The Ultimate Book of Gangster Movies
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The movie was rightly cited for its accurate depiction of the underworld of the 1930s.William Wolf said it concisely in an essay in the 1979 book Landmark Films: “Even when measured against today’s more demanding standards, [Little Caesar] is extremely well made. It is taut, brittle, and involving. The violence crackles with realism and produces a sense of terror with its matter-of-fact killing. A vivid recreation of Chicago’s underworld,it remains one of the best crime films ever made.”


Early in the movie, Rico and Joe rob a gas station and then walk into an empty diner. Rico moves the clock back to 11:45 p.m. from midnight in order to set an alibi. When the diner owner enters from the kitchen, Joe orders two plates of spaghetti and two cups of coffee.

No way!

There isn’t an Italian in America who’s going to order coffee with his spaghetti. And there are very few Italians who will order spaghetti in a diner. And spaghetti isn’t the kind of comfort food you’re looking for around midnight. And when the plates are served (we never actually see what’s on them), there is a shot of Rico cutting whatever is on his plate with a knife and scooping it up with his fork. Italians twirl their spaghetti; there is no need for a knife. Enough said.


“From Little Caesar,W.R. Burnett’s much-admired novel about the rise and fall of a homicidal gang chieftain, comes the truest, most ambitious and most distinguished of all that endless series of gangster photo plays which have been inundating us in recent years. So many pictures celebrating the adventures of America’s most picturesque banditti have been manufactured and their formula has become so stale that it is difficult to believe that a fresh and distinctive work on the subject is currently possible. But Little Caesar, by pushing into the background the usual romantic conventions of the theme and concentrating on characterization rather than on plot, emerges not only as an effective and rather chilling melodrama, but also as what is sometimes described as a Document. Chiefly, though, it is made important by the genuinely brilliant performance that Edward G. Robinson contributes to the title role.”—Richard Watts Jr., New York Herald Tribune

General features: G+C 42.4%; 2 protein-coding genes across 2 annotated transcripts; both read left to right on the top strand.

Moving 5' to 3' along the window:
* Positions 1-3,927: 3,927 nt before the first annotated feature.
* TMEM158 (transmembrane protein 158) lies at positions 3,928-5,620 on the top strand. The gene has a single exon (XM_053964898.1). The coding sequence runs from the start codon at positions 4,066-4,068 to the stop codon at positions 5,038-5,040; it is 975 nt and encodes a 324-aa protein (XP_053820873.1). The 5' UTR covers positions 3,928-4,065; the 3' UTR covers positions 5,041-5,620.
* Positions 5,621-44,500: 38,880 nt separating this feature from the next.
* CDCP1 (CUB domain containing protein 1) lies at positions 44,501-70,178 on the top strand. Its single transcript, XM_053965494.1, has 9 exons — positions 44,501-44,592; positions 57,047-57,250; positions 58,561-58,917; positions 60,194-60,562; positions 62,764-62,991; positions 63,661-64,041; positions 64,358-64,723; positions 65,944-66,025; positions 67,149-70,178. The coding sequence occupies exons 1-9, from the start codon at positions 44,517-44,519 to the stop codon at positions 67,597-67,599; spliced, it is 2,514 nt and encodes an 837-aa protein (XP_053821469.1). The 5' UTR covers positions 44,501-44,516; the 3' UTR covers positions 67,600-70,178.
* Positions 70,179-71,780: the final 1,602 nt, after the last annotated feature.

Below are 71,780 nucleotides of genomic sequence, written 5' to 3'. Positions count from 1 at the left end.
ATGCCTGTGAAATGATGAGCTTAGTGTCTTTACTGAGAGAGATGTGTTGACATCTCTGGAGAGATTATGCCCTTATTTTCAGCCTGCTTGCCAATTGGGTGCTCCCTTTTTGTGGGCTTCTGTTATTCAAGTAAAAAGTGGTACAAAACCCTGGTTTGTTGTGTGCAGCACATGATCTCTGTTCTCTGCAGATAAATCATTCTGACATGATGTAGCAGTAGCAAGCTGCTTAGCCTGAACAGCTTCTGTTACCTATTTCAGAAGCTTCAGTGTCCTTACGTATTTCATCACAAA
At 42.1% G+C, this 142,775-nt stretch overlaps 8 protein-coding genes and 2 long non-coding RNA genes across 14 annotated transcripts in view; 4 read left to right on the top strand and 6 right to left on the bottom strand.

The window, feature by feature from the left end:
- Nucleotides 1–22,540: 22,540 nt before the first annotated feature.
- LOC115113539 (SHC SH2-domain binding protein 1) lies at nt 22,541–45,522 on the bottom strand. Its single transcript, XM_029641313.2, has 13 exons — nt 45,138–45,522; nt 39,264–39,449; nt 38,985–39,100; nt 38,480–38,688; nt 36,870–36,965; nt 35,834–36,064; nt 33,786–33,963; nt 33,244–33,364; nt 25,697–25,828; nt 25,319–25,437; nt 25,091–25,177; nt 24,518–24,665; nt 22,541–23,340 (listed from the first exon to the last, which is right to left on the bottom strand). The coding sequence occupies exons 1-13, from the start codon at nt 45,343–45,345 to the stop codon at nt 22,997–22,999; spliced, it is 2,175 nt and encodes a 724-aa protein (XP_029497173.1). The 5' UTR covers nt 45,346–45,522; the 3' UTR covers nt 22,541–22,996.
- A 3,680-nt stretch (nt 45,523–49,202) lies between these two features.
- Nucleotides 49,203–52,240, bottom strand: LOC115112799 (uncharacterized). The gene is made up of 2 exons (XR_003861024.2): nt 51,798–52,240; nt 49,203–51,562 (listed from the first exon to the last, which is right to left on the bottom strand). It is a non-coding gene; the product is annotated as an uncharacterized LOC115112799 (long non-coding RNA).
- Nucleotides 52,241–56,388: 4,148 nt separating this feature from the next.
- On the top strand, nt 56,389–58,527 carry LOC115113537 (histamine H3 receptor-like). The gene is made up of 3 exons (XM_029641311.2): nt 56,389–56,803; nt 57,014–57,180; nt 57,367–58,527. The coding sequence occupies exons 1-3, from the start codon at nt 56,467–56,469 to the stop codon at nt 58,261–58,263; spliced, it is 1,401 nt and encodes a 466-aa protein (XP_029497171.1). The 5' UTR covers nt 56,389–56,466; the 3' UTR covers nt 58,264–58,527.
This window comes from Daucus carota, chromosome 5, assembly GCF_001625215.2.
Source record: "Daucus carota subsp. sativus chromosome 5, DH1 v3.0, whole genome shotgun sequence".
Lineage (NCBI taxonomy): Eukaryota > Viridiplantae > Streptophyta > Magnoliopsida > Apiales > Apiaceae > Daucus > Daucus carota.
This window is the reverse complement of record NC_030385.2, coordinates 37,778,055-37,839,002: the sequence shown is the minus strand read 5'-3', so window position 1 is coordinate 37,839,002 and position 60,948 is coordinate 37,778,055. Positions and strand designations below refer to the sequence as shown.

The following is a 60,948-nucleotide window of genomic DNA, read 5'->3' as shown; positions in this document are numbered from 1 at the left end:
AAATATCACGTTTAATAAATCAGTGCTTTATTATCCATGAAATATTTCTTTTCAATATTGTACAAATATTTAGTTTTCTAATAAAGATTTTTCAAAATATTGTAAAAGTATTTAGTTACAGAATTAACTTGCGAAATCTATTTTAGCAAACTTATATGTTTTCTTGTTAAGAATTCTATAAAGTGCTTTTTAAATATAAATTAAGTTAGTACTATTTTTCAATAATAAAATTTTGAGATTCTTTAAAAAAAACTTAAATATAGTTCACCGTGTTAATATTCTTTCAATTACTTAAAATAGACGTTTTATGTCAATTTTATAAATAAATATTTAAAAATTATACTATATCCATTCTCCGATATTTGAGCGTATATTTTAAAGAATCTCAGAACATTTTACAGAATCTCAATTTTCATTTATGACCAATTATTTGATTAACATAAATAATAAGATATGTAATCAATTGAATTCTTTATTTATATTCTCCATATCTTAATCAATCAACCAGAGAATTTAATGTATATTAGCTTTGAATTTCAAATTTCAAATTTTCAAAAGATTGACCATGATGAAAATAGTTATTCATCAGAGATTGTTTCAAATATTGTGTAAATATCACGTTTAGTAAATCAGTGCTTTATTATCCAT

Several scenes and characters in the movie were taken from the Chicago underworld of the day. The banquet “honoring” Rico and an earlier reference to a similar affair stem from a party that received extensive and less-than favorable press coverage in which gangsters Dion O’Bannion and Sammy “Nails”Morton were feted by their underworld friends. Diamond Pete, the mob boss that Rico usurps,was fashioned after Big Jim Colosimo (who was rubbed out by Al Capone and Johnny Torrio). The Big Boy was believed to be a veiled reference to “Big Bill” Thompson, the corrupt mayor of Chicago during Prohibition.


While the storyline isn’t memorable, Robinson’s performance is. This is the kind of movie that you pop into the DVD periodically just to watch a scene. Any scene, as long as Robinson is in it.


The Library of Congress, citing the film’s cultural, historical and aesthetic significance, selected Little Caesar for preservation in the National FilmRegistry. And the American FilmInstitute in 2008 ranked it ninth on its list of Top 10 all-time gangster movies.


Clark Gable was considered for the role of Joe Massara but Jack Warner, the head of the studio, decided the young, untested actor wouldn’t do. Among other things, Warner thought Gable’s ears were too big. That didn’t seem to bother MGM, the studio that signed Gable and turned him into one of Hollywood’s biggest stars.


“Mother of mercy, is this the end of Rico?” Robinson’s last line in the film is one of the most quoted in the gangster genre. Ironically, the original line, in both the screenplay and the novel on which it was based, is: “Mother of God, is this the end of Rico?”Hollywood, ever conscious of the censors, opted to go with what was considered the less offensive line. Such thinking is hard to imagine today when, among other things, some movie websites track the number of “fucks” uttered in contemporary gangster films. (There were, for example, over 200 in Al Pacino’s Scarface.)


Lots of shooting, but as in all the films of this era, there is little gore and the gunplay is fairly antiseptic.


A censor-friendly six.

Copyright © 2011 by Running Press